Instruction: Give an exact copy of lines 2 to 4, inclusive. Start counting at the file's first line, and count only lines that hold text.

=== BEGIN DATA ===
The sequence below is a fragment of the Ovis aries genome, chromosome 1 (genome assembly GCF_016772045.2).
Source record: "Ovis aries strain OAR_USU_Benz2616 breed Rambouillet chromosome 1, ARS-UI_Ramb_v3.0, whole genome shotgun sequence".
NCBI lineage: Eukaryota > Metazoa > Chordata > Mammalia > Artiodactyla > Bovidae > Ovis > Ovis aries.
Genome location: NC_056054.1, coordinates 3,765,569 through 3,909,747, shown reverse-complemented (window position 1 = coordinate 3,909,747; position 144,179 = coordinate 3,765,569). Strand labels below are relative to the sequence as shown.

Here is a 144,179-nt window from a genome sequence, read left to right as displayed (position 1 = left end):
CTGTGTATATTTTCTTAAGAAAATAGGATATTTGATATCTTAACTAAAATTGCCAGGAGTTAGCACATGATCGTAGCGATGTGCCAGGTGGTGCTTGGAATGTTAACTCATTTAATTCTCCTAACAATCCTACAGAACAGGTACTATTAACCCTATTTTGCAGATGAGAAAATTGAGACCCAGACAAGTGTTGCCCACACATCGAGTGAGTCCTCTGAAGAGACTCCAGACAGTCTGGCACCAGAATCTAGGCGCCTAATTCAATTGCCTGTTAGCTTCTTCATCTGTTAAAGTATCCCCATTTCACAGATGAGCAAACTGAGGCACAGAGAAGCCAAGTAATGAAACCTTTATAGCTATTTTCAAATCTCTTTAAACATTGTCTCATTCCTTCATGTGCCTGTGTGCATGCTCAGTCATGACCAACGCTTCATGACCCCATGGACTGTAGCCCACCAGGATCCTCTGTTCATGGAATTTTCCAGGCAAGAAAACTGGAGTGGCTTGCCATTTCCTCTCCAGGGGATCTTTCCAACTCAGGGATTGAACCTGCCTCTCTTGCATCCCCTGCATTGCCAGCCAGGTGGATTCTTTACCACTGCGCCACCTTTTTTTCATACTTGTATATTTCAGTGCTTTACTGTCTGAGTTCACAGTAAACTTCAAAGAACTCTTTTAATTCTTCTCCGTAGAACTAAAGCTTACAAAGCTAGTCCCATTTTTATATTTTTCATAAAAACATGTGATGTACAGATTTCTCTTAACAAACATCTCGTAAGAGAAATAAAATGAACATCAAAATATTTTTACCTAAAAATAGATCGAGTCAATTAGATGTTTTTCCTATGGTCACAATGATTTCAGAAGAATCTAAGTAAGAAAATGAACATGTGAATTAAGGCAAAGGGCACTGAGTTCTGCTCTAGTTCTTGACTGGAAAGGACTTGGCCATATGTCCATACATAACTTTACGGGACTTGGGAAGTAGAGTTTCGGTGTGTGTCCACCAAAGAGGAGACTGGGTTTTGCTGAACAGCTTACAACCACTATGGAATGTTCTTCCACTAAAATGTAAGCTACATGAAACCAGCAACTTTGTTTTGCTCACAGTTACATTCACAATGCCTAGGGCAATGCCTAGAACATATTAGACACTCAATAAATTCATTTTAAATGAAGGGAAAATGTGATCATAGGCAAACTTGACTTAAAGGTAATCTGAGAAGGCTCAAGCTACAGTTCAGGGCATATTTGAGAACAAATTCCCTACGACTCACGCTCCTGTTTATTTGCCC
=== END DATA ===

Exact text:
Source record: "Ovis aries strain OAR_USU_Benz2616 breed Rambouillet chromosome 1, ARS-UI_Ramb_v3.0, whole genome shotgun sequence".
NCBI lineage: Eukaryota > Metazoa > Chordata > Mammalia > Artiodactyla > Bovidae > Ovis > Ovis aries.
Genome location: NC_056054.1, coordinates 3,765,569 through 3,909,747, shown reverse-complemented (window position 1 = coordinate 3,909,747; position 144,179 = coordinate 3,765,569). Strand labels below are relative to the sequence as shown.